My favorite holiday


Thanksgiving Day is, hands down, my favorite American holiday because it's the one holiday that commerical greed cannot yet find a way to significantly exploit.  Not even institutional religion can find a way to exploit it.  It's just so ... pure.

All my Thanksgiving memories are low stress. Beautiful. Thanksgiving is about crisp fall air. Leaves on a lawn gone all but dormant. Sleeping late. GREAT smells coming out of the kitchen. My insistence upon REAL cranberries; none of this gelatinous, quivering dogfood quasicranberries dug out of a can.

Thanksgiving is about football. If you're a Detroit Lion fan, you can give thanks the game is only 60 minutes long. Thanksgiving is about great food that is so much more than food: it is a symbol of family and love and nurturance. Perhaps food is always that, but somehow on Thanksgiving Day is is eversomuch more so.

Thanksgiving Day is about the central way whether I know I'm living a life I respect:  gratitude. When I respect myself, the primary evidence is that I'm grateful. That doesn't mean I can't recognize tragedy and loss. It doesn't mean I won't or don't suffer those tragedys and losses. It doesn't mean all my dreams have come true.  Nor that all of them should come true.

But it means I am, at my core, grateful. For example:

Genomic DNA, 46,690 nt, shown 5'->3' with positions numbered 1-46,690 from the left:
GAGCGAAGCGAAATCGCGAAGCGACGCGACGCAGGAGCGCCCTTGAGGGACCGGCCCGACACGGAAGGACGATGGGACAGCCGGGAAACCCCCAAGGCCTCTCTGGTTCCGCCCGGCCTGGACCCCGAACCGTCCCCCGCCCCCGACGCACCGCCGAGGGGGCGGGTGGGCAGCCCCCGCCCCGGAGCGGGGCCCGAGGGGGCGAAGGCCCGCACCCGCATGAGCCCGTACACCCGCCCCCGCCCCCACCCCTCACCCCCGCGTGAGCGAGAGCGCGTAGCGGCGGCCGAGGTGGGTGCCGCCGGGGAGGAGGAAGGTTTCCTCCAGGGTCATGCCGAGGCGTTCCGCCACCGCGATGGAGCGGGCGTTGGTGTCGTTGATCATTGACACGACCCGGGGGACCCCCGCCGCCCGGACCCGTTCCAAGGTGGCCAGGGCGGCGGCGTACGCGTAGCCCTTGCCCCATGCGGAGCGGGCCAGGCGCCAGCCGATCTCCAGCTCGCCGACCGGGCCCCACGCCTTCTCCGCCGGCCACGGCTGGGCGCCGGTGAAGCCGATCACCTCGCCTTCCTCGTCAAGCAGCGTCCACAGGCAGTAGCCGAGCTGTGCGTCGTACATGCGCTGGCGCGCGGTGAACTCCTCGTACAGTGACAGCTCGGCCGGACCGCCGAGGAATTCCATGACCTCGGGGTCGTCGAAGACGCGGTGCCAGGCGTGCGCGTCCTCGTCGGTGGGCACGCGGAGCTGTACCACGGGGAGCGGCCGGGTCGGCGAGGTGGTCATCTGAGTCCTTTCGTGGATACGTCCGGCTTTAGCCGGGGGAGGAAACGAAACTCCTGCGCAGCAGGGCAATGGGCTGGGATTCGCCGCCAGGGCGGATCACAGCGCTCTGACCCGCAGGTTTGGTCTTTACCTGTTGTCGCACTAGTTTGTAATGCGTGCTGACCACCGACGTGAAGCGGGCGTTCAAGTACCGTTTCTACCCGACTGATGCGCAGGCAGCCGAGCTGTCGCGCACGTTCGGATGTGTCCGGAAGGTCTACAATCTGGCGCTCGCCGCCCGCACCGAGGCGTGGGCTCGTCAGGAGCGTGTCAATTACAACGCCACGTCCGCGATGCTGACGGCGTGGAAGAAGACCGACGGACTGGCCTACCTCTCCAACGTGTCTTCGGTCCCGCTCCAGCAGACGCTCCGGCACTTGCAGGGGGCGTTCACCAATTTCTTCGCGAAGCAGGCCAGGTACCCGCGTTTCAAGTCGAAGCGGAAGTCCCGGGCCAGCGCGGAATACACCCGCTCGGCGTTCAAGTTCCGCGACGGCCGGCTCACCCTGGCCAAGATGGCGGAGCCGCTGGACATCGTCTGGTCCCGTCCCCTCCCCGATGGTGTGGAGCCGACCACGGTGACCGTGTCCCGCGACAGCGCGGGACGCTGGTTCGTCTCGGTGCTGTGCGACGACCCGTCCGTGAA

My heart is broken for my eldest's broken heart, because a doctor told him a whimsical, unlucky toss of the genetic dice means he can no longer play competitive basketball. I feel his pain. And my own. But the pain does not still the beating heart of gratitude. See, a DOCTOR delivered this message to us. Not a coroner. Thanks be.

I grieve estranged relationships in my life, especially those with family. But, Thursday, I'll be sitting with my "family of choice." Which reminds me of a quote from author Richard Bach: "The bonds of family are not made primarily of flesh and blood, but of joy and respect in each other's lives. Rarely do two members of the same family grow up under the same roof."

Sobering, huh? So, sad, yes -- but mostly grateful that, in spite of what has worked out and not worked out, I'll be stuffing my face surrounded by joy and respect. I'll be with 'family.'

I am stupid rich in friends. My children are alive. I eat food every day. I'm forgiven. I have a vocation. I know the difference between good and evil. I sleep in a bed that has a roof over it.

I know I'm living well when I'm grateful. I know I'm healing when I'm grateful. I know I'm a good friend when I'm grateful.

I know that I'll see more of this world and its opportunities if I exchange whining and entitlement for gratitude.

Gratitude is the collision of humility and freedom. Humility is more peaceful in my soul than inflation. And freedom means I get to be free.

If you're not giving thanks, you've missed something.